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An orientalist, and a monk of Rennes in Brittany; date of birth and death unknown. He entered the Capuchin Order and spent the earlier years of his religious life in missionary work in the Levant, where he devoted himself with special zeal to the study of Oriental languages. His proficiency in these tongues soon came to the notice of his superiors, and, being summoned to Rome, he was employed by the Congregation of the Propaganda in the translation of several important works into Arabic. The first great fruit of his labours in this field was the translation of "L'Abrégé des annales ecclesiastiques de Baronius", continued by Sponde to the year 1646. The work was published at Rome in three volumes quarto, the first of which appeared in 1653, the second in 1655, and the third in 1671. Britius had also much to do with a translation of the Bible into Arabic giving the Vulgate text in parallel columns, which was published by Mazari, at Rome, in 1671 (3 vols. fol.)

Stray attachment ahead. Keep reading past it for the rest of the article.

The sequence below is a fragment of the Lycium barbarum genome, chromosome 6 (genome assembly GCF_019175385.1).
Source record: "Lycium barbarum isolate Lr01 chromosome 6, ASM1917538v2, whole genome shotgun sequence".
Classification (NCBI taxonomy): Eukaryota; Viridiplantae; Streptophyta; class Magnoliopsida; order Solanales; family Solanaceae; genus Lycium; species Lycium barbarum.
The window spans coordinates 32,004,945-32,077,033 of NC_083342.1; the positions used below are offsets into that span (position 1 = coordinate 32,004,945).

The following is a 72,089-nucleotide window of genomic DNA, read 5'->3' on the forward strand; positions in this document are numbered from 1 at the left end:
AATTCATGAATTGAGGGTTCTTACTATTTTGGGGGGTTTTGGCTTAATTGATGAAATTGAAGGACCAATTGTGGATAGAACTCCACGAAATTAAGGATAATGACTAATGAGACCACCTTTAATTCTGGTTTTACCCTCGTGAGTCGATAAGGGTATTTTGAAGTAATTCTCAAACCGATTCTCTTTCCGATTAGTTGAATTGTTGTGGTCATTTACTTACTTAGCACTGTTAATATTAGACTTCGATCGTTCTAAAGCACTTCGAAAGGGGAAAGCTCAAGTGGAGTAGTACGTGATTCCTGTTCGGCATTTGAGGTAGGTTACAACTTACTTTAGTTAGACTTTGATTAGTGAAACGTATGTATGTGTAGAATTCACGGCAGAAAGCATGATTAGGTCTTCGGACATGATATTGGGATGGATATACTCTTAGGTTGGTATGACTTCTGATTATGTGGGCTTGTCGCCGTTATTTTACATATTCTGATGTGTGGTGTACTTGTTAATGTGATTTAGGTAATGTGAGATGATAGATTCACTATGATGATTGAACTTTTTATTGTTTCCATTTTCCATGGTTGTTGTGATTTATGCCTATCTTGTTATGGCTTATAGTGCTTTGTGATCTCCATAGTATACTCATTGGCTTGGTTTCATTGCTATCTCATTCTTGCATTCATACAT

The works of Britius are now exceedingly rare, as practically the entire edition of both translations was sent to the East for use in the work of the missions.
APA citation. (1907). Francis Britius. In The Catholic Encyclopedia. New York: Robert Appleton Company. http://www.newadvent.org/cathen/02793a.htm
MLA citation. "Francis Britius." The Catholic Encyclopedia. Vol. 2. New York: Robert Appleton Company, 1907. <http://www.newadvent.org/cathen/02793a.htm>.
Transcription. This article was transcribed for New Advent by Joseph P. Thomas.
Ecclesiastical approbation. Nihil Obstat. 1907. Remy Lafort, S.T.D., Censor. Imprimatur. +John M. Farley, Archbishop of New York.
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